Review of Quartet, Directed by Dustin Hoffman, and Amour, Directed by Michael Haneke
By CHRISTIAN HAMAKER
After seven Oscar nominations and two wins as an actor, Dustin Hoffman moves behind the camera for Quartet, his official directorial debut. (The actor co-directed Straight Time in 1978, but went uncredited.) The results aren’t award-worthy, but they’re pleasant enough, and they stand in stark contrast to Amour, another film about the life of the elderly, but one that has generated five Oscar nominations.
Quartet is about, among other things, the indignities of the aging process, the acceptance of one’s limitations and the importance of sharing one’s gifts—however frail or diminished—with others. In that, Quartet is a more palatable portrayal of aging than Michael Haneke’s acclaimed Amour, which touches in similar themes.
Is one false and the other true? No, I think both are true in some sense, but Quartet is clearly designed to make viewers feel good, Amour to force them to face things that make them uncomfortable. Indeed, Amour, despite its title, concludes with an act that is anything but loving—is hateful, in fact—and that final turn has lessened my appreciation of Amour while increasing my admiration for the feel-good Quartet. Meanwhile, broader audiences appear to be finding merit in both films.
When Jean (Maggie Smith) arrives at a home for aging opera singers and musicians, she brings with her the possibility of a reunion with three other residents at the facility—Wilf (Billy Connolly), Cissy (Pauline Collins) and Reginald (Tom Courtenay), who was once briefly married to Jean. The home is threatened with closure, but a performance by the reunited quartet is expected to be a blockbuster that will raise enough money to keep the place open.
The home is a community—a place where people aren’t so likely to be drawn to isolation, even if isolation is what they claim to prefer. In their efforts to win Jean’s participation in the scheduled performance, the other members of the quartet work to serve not only their own interests, but also those of the broader community, which will be ruptured by the facility’s potential closure.
The story holds few, if any surprises. It’s simply a showcase for some fine actors to demonstrate their skills. Chief among the performers is Smith as Jean, embittered by past disappointments and unwilling to perform with the other members of the quartet. Is it simply her pride that keeps her from acquiescing? Might her reluctance be rooted in a long-ago wound that never healed?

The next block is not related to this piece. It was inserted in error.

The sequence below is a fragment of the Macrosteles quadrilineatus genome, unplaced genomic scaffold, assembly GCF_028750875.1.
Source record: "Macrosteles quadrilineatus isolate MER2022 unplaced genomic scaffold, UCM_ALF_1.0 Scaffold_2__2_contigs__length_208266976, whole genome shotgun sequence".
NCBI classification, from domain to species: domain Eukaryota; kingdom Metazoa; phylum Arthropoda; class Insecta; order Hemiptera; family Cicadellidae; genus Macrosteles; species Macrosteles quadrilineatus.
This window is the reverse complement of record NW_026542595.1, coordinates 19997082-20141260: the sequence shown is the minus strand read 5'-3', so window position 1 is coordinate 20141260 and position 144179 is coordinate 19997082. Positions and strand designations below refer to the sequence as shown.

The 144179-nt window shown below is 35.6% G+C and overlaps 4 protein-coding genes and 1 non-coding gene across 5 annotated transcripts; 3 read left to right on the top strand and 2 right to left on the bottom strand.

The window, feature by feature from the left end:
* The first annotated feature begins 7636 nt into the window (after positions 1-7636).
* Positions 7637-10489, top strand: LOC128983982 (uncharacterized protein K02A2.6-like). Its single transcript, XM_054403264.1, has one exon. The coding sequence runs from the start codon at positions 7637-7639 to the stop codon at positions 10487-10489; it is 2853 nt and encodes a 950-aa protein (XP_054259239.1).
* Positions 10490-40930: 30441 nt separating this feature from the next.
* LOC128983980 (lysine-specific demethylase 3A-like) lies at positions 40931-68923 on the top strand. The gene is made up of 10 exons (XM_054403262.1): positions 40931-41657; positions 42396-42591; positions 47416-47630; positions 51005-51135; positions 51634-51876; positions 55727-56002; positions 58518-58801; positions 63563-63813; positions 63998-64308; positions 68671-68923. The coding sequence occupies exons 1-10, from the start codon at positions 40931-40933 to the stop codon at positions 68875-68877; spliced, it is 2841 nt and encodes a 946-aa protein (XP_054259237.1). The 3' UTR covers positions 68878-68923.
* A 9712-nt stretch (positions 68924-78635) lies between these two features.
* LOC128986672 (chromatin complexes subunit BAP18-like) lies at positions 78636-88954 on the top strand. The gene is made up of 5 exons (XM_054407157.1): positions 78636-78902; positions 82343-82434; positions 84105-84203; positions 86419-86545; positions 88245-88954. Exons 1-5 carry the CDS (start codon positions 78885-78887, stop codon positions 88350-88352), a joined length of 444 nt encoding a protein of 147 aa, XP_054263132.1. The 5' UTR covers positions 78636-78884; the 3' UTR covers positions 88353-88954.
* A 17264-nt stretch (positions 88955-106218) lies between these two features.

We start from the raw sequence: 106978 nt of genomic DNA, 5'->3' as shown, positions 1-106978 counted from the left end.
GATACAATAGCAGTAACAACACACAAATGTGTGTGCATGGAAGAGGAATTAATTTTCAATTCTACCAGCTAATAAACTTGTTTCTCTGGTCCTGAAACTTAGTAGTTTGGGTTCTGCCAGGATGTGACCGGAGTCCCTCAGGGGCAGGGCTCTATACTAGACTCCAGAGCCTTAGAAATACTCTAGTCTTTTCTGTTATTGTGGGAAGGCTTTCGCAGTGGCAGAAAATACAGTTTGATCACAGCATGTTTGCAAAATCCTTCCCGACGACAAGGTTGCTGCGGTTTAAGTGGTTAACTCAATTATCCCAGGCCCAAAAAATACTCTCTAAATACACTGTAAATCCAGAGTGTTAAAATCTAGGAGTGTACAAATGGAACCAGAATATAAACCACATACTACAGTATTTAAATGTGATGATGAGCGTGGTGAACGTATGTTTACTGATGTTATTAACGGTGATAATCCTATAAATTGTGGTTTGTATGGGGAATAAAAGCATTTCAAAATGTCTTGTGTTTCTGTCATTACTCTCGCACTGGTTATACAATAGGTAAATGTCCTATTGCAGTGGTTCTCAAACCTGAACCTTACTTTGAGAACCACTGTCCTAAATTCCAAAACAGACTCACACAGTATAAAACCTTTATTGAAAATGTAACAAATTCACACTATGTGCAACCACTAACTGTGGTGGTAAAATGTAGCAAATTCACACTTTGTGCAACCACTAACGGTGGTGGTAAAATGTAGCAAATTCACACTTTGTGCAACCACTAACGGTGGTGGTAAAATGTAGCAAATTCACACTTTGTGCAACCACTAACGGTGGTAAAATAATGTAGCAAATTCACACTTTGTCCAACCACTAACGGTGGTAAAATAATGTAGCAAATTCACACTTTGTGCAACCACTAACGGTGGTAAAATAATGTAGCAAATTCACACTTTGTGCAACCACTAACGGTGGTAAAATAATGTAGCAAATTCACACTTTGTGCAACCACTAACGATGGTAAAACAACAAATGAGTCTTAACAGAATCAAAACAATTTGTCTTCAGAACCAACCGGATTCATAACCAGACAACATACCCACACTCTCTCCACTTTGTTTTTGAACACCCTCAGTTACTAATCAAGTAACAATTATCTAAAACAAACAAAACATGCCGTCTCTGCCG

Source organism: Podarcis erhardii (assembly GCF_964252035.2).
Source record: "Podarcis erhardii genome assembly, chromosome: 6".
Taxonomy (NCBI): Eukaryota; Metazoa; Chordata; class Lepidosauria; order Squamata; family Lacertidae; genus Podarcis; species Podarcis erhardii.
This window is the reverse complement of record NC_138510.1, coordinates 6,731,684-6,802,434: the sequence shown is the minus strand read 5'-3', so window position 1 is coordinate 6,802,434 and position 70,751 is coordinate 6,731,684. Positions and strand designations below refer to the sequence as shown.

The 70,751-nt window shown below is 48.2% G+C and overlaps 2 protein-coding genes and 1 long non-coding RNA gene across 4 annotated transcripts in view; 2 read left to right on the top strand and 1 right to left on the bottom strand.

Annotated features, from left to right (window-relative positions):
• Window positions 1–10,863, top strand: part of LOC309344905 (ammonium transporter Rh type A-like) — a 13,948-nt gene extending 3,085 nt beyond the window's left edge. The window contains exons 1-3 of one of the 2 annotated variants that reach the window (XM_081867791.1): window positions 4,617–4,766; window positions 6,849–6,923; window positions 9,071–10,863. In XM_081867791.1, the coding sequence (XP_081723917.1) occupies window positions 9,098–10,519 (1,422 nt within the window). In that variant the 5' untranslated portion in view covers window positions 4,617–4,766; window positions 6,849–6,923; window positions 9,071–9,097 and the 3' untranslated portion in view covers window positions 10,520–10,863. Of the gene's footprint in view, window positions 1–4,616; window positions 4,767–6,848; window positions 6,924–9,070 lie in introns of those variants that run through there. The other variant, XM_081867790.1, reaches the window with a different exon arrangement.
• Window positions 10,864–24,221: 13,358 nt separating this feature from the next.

The story, based on a Ronald Harwood stage play, is enjoyable throughout. Having an actor (Hoffman) direct what is, at root, an actor’s showcase, proves to be the right move. Not only do the four lead characters shine, but Hoffman makes the film just interesting enough on a visual level to justify seeing it on the big screen.
If Quartet contrasts well with Amour, it also provides a nice point of comparison with another recent film, The Best Exotic Marigold Hotel. That film also starred Smith as an aging diva of sorts, and it, too, is well performed if largely inconsequential.
How did audiences respond to Hotel? The story of a group of retirees trying to carry on with their lives in India generated a worldwide gross of $134 million, more than two-thirds of which came from overseas markets.
It’s a repeated refrain in Hollywood that certain demographic segments have been, and continue to be, overlooked by studios fixated on teen-driven opening weekend box-office victories. The films that generate good word of mouth—the films with box-office “legs”—are often those that serve an older demographic that doesn’t rush to see a movie in its first blush.
So it makes sense that a light, entertaining, well-performed story featuring mature actors would find an audience. But it’s not only the feel-good stories that are finding receptive older audiences. As I write this blog post, Quartet has generated a per-screen average box-office take of nearly $10,000 on just 32 screens. At the same time, Amour, powered by its multiple Oscar nominations and other awards attention, has crested the $1 million mark in total grosses and is on track to reap many more receipts.
Are the people who are paying to see Quartet the same people paying to see Amour? The Haneke film shows the struggles of aging and the burdens of caring for a spouse who is in failing health. Quartet isn’t so interested in bodily betrayal and deterioration; it focuses more on the consequences of pride, and the long-term price exacted by one’s inability to forgive past failures. Surely those sins are as damaging to one’s soul as the physical ailments are damaging to the protagonists of Amour, and yet Quartet, although well reviewed so far, will no doubt will be scorned by some critics and viewers as being too lightweight, and for sending audiences out of the theater on a feel-good note rather than pondering the indignities of death.
Whatever one thinks of the merits of each film, the fact that older audiences currently have a choice to see more than one movie about people dealing with the same issues they’re facing is notable. They can choose to see a rigorous, expertly acted film about physical frailty and death (Amour) or an elegant, rather light treatment about the power of beauty and art (in the form of music) to help heal emotional wounds. There is truth in both stories.